Oats in Frozen Whitecastle Burgers—Any Other Odd Places You Know Of?

I’ve resorted to really only posting to this blog when content comes in from readers, and today is a good example. Reader Shauna wanted to share one of many foods that contains oats that you really wouldn’t expect to:

Sometimes there are oats found in foods you’d never expect. Frozen Whitecastle burgers contain oat fiber. Thankfully I never eat them because of the fat content, so no near fatal reactions, but I thought I would let your readers know. 🙂

Do you have any other foods that contain oats that you wouldn’t expect to?


7 responses to “Oats in Frozen Whitecastle Burgers—Any Other Odd Places You Know Of?

  1. Taco’s from Taco Bell too. They add Oat fiber to their meat!!!

  2. thank you for the heads up!!
    we LOVE taco bell (where else can you grab a quick, semi-healthy family meal for under $10??) but i have noticed that there are times when my ASD/Tourette’s son seems rather ticcy and spazzy afterward, also i tend to gravitate to the bean burritos bcoz my tum doesnt always feel that well after the tacos… i thought maybe the salicylates in the hot sauce might be aggravating my boy’s sensitivities but it doesnt always happen so i wasnt sure…
    anyway, we are all oat sensitive in my family (not celiac- just oat), digestive upset plus very much can cause manic emotional reactions, especially for the son i mentioned.
    thanx to your post, now i know which menu items are to be avoided on our visits to Taco Bell!!

  3. There’s oat fiber in some tortilla chips ( Aldi’s brand ). Tostitos brand is fine. Perhaps your reactions were to the hard taco shells?

  4. there’s a thought- my husband’s chip of choice happens to be Tostitos. White corn, becoz he always says that yellow corn ‘messes him up’…. chips or taco shells…

  5. Hi, I’m new to the site. Anyway, I’m always finding oats in strange places they don’t really belong. I can kind of understand it being used as a cheap filler in canned chili, but putting oat fiber in wheat pasta? I can eat almost all of the Barilla brand of pasta–except for the tortellini, since they all contain oat fiber. Very frustrating that they think it’s okay to do that. What’s the point? You expect it in the multigrain (duh), but why the regular pasta? And none of my local stores carry any other brand of tortellini. 😦 I’m not allergic to any other grain–just oats. (Although I have a host of other strange allergies.)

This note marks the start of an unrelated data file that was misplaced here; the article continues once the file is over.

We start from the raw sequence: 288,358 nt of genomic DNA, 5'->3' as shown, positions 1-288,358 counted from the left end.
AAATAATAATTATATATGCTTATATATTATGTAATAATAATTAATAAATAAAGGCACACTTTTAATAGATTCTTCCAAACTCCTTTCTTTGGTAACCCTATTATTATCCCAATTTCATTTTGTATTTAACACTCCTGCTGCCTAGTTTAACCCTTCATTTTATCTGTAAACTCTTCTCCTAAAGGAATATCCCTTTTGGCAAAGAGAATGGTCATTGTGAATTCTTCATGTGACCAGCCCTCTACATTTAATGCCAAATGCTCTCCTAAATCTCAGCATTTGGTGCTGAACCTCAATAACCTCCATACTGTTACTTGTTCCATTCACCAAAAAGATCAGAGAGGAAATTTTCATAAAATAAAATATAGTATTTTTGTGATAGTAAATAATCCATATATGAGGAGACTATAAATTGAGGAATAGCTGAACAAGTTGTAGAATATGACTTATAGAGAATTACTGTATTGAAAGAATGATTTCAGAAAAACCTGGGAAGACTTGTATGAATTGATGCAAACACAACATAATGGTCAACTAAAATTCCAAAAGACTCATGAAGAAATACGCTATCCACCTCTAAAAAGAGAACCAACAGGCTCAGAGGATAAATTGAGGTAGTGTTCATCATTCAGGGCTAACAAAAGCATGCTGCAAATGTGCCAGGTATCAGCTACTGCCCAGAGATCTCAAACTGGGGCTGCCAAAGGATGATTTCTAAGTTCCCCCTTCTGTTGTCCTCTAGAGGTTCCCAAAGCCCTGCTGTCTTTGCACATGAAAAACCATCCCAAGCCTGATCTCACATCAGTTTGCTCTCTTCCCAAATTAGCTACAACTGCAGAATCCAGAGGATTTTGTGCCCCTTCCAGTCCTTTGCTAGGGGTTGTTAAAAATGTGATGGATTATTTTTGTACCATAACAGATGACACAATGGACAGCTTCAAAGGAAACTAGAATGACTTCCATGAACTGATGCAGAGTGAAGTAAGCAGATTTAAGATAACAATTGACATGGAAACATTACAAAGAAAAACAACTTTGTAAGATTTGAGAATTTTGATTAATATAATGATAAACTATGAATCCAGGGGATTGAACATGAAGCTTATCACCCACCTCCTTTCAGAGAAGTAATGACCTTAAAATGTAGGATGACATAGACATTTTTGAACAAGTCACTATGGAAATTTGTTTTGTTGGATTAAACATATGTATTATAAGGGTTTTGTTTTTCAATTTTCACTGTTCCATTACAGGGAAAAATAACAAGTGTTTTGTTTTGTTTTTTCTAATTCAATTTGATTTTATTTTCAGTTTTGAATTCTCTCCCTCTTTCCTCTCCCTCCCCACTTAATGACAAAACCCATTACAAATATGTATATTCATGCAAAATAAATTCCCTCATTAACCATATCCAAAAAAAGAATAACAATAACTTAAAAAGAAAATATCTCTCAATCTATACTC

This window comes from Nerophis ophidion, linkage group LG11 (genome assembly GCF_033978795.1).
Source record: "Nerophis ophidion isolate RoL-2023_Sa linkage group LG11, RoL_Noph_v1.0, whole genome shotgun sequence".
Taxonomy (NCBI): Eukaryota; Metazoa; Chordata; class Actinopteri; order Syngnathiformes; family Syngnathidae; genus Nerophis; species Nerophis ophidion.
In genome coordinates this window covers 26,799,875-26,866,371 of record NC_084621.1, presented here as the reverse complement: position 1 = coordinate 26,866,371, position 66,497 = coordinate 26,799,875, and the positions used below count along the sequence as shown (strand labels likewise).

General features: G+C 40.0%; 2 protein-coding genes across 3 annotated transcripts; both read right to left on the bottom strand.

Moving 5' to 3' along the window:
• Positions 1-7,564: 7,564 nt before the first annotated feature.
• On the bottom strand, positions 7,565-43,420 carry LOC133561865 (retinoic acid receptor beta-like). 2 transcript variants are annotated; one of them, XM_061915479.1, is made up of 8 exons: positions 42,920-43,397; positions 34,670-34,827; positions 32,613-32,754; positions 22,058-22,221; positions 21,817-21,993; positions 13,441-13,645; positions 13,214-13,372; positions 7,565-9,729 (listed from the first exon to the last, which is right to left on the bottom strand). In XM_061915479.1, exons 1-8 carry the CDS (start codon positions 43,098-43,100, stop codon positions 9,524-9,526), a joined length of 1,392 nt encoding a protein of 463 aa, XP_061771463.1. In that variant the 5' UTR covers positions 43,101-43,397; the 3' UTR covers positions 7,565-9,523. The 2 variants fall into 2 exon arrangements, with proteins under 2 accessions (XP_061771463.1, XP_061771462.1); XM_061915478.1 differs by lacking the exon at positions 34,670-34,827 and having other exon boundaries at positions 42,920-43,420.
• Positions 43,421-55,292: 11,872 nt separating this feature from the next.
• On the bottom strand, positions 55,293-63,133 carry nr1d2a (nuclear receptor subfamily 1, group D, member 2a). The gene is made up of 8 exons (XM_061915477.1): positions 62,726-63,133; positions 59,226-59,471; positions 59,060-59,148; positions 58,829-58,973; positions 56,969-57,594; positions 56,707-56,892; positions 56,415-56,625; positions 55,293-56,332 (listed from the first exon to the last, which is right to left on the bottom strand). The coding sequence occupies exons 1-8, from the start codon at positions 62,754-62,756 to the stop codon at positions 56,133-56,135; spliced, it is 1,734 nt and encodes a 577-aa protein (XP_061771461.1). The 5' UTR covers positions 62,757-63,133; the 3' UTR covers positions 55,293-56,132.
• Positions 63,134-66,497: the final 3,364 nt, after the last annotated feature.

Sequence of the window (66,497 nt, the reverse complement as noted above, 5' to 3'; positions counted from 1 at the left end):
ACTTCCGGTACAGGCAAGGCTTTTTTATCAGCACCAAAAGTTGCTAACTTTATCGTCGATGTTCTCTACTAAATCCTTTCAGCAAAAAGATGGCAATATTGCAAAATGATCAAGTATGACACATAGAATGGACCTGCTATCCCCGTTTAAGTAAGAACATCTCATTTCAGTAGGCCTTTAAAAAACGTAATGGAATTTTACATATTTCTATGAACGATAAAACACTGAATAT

A second strange place is in the original chicken sandwich at Burger King. I’m assuming they’ve never changed the recipe. The newer chicken sandwich at BK is tastier in my opinion anyway and I haven’t noticed any problems eating it. But I know the original–the one that’s been recently advertised on TV–has always contained oat flour in, I believe, the breading. Can’t think of any more right now.

  6. How about bread crumbs? Do you ever try to order meatballs, meatloaf or even a hamburger at a restaurant? Many times chefs use bread crumbs as a filler. The most popular breadcrumbs on the market contain oat fiber. This is SOOOOO annoying!!!

    We also find oats and oat products in many “healthy” dog and cat foods. Most rodent and bird feeds also contain oats or oat groats too. And don’t even bother going to the petting zoo… Since my daughter is severely allergic to oats (even surface contact) she cannot attend playdates outside of our own home for fear of exposure to pets who eat food containing oats, or even worse- younger siblings who leave a trail of oat rings style cereal every where they go.

    And let’s not forget skin care and hair care products. Oat protein is also a common ingredient in hair conditioner (for instance, Pureology products) and many lotions as well. The scientific name for oats is Avena sativa, so read the back of your lotions and potions my friends!

  7. My son is allergic to wheat and oats, and before he was diagnosed with those allergies his pediatrician was recommending Aveeno lotion for his eczema. It turned out to have oats in it. So for over a year I was slathering him in the very thing that was breaking him out. I was given the wrong information regarding his allergy test results. I was told to follow a gluten free diet. That hasn’t worked. Clearly gluten free does not equal oat-free. Should we consult a dietician?

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